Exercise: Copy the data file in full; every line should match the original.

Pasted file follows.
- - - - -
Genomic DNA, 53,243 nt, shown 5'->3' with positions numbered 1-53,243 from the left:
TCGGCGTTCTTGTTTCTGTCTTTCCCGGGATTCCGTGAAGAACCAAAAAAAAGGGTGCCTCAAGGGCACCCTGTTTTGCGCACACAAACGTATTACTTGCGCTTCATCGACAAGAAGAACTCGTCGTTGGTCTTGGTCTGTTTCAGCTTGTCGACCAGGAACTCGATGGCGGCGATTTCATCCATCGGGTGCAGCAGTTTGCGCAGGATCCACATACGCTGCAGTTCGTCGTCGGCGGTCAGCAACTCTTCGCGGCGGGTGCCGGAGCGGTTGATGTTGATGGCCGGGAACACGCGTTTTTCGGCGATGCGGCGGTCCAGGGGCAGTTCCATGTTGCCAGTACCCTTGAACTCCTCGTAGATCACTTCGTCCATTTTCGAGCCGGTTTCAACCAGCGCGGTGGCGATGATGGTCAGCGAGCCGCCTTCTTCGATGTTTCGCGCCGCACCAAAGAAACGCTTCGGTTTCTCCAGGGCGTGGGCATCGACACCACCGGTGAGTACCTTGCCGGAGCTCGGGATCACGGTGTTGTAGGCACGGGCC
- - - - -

Genomic DNA, 53,243 nt, shown 5'->3' with positions numbered 1-53,243 from the left:
TCGGCGTTCTTGTTTCTGTCTTTCCCGGGATTCCGTGAAGAACCAAAAAAAAGGGTGCCTCAAGGGCACCCTGTTTTGCGCACACAAACGTATTACTTGCGCTTCATCGACAAGAAGAACTCGTCGTTGGTCTTGGTCTGTTTCAGCTTGTCGACCAGGAACTCGATGGCGGCGATTTCATCCATCGGGTGCAGCAGTTTGCGCAGGATCCACATACGCTGCAGTTCGTCGTCGGCGGTCAGCAACTCTTCGCGGCGGGTGCCGGAGCGGTTGATGTTGATGGCCGGGAACACGCGTTTTTCGGCGATGCGGCGGTCCAGGGGCAGTTCCATGTTGCCAGTACCCTTGAACTCCTCGTAGATCACTTCGTCCATTTTCGAGCCGGTTTCAACCAGCGCGGTGGCGATGATGGTCAGCGAGCCGCCTTCTTCGATGTTTCGCGCCGCACCAAAGAAACGCTTCGGTTTCTCCAGGGCGTGGGCATCGACACCACCGGTGAGTACCTTGCCGGAGCTCGGGATCACGGTGTTGTAGGCACGGGCC